Retired star running back Jerome Bettis - a friend and onetime teammate of Ben Roethlisberger - says a suspension is "definitely" in order for the star Pittsburgh Steelers quarterback, in light ofabout the alleged sexual assault by Roethlisberger of a 20-year-old college student in a suburban Atlanta nightclub early last month.
Bettis told CBS News Correspondent Jeff Glor on "The Early Show" Friday the accusations against Roethlisberger "came as a shock" and are out of character. They're not the Roethlisberger he's known, Bettis said.
He added that a two-game suspension would serve notice on Roethlisberger and the rest of the National Football League that these types of actions are unacceptable, adding that Roethlisberger "understands" that now - and may not have before.
Bettis said he thinks Roethlisberger can repair his image, but it's going to be a "long, tedious journey," since many fans are "disgusted" over to the accusations. "The first step," Bettis suggested, "is for him to change the things he's doing in terms of where he goes and the people he has around him."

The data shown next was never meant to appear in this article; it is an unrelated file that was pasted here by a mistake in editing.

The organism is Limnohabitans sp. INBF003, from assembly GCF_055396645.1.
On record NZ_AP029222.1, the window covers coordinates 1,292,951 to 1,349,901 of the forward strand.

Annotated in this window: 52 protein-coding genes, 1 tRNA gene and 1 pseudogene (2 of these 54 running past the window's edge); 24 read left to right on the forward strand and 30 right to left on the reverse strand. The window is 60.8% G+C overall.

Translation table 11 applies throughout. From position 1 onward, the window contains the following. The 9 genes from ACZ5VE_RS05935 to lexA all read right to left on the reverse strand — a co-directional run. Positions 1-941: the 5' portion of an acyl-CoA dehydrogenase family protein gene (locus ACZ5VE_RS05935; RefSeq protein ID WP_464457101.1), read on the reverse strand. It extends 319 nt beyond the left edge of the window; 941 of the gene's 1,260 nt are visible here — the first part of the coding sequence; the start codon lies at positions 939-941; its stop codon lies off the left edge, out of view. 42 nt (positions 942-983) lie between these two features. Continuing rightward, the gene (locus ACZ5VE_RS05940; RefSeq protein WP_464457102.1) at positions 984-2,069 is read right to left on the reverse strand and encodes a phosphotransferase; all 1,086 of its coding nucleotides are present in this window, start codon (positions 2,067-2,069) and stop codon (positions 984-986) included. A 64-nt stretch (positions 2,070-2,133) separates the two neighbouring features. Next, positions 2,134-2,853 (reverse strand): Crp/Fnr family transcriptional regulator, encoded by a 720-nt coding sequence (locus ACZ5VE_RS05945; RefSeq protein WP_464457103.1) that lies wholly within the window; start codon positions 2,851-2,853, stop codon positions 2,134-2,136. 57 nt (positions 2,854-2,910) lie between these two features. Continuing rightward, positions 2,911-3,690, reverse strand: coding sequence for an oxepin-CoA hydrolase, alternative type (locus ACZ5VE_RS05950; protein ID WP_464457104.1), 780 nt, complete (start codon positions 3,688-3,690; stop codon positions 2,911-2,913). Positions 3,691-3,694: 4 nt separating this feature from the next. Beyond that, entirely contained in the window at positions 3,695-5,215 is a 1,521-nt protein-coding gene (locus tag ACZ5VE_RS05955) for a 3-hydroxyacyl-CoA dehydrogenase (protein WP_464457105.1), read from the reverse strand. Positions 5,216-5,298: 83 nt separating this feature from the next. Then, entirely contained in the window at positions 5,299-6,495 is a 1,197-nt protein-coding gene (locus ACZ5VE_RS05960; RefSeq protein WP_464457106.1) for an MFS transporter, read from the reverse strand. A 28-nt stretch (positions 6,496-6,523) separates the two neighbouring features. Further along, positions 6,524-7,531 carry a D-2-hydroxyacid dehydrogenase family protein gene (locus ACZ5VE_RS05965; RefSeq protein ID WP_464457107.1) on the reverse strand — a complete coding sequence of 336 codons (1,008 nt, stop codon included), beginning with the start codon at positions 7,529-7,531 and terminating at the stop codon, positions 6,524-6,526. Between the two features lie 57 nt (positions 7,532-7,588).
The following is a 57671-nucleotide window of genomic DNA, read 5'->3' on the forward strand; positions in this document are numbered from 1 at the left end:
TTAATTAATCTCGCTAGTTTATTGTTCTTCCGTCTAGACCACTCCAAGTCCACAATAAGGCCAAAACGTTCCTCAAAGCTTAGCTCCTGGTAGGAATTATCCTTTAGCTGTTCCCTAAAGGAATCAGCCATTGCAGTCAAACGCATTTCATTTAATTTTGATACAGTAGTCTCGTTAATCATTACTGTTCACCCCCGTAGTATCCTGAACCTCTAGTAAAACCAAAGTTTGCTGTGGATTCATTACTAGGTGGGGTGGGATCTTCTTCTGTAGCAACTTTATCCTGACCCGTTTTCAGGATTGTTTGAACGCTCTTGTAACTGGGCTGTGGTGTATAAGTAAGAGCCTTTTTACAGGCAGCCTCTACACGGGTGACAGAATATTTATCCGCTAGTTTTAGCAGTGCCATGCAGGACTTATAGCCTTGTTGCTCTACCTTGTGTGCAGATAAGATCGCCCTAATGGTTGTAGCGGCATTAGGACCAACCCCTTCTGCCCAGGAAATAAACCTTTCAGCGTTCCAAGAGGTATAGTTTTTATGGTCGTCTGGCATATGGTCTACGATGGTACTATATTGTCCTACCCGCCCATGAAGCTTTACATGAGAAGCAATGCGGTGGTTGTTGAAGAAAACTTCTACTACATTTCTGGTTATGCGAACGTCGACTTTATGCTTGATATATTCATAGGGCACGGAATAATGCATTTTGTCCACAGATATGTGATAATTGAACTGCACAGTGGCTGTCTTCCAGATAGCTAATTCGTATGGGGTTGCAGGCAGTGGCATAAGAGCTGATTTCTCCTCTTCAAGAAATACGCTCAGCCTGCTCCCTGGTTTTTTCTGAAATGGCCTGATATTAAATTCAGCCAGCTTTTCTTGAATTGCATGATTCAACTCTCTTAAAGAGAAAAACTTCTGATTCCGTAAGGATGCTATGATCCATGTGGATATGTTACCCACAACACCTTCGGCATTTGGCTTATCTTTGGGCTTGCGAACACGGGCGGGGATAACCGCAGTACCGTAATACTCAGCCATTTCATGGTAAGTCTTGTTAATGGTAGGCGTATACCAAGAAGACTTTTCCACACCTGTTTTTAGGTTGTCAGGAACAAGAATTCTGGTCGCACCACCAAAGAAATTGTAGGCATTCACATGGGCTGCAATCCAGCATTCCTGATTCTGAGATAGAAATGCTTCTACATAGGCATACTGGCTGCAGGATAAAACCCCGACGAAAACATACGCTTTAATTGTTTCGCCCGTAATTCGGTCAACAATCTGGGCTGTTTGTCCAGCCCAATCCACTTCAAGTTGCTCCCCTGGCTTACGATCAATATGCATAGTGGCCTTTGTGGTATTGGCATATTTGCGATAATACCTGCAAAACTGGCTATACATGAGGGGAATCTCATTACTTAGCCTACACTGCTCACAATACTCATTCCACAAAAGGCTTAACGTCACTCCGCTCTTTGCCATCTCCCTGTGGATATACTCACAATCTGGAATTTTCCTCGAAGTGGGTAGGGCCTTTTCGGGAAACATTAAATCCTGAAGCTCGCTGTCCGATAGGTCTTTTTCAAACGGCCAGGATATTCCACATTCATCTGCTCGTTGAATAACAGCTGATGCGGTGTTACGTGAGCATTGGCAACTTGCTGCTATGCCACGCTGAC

The two-time Super Bowl winner learned this week he won't be charged with a crime, but still faces likely disciplinary action by the team and perhaps the league, possibly including a suspension.
Newly-released police documents quote the student as telling investigators in Milledgeville, Ga. she tried to get away from Roethlisberger and made it clear she didn't want to have sex with him.
She says he invited her and her some of her friends to the VIP room at the club, where he encouraged them to down numerous shots of alcohol.
The accuser says one of Roethlisberger's bodyguards "sat me on a stool. He left and Ben came back" and exposed himself. "I told him it wasn't OK. He followed me into the bathroom and shut the door."
Then, she says in the police report, "I still said, 'No, this is not OK.' And he then had sex with me."
Prosecutors say they decided against bringing charges against Roethlisberger because the allegations can't be proven beyond a reasonable doubt.
Ocmulgee Circuit District Attorney Fred Bright also revealed the woman asked him not to pursue the case because, she said, of the publicity. Still, the accuser could file a civil suit if she wants to.
"If she did that," points out CBS News legal analyst Lisa Bloom, "the burden of proof would be lower. She would just have to prove her case by a preponderance of the evidence, which means she'd have to show the jury it was more likely than not that she was sexually assaulted."
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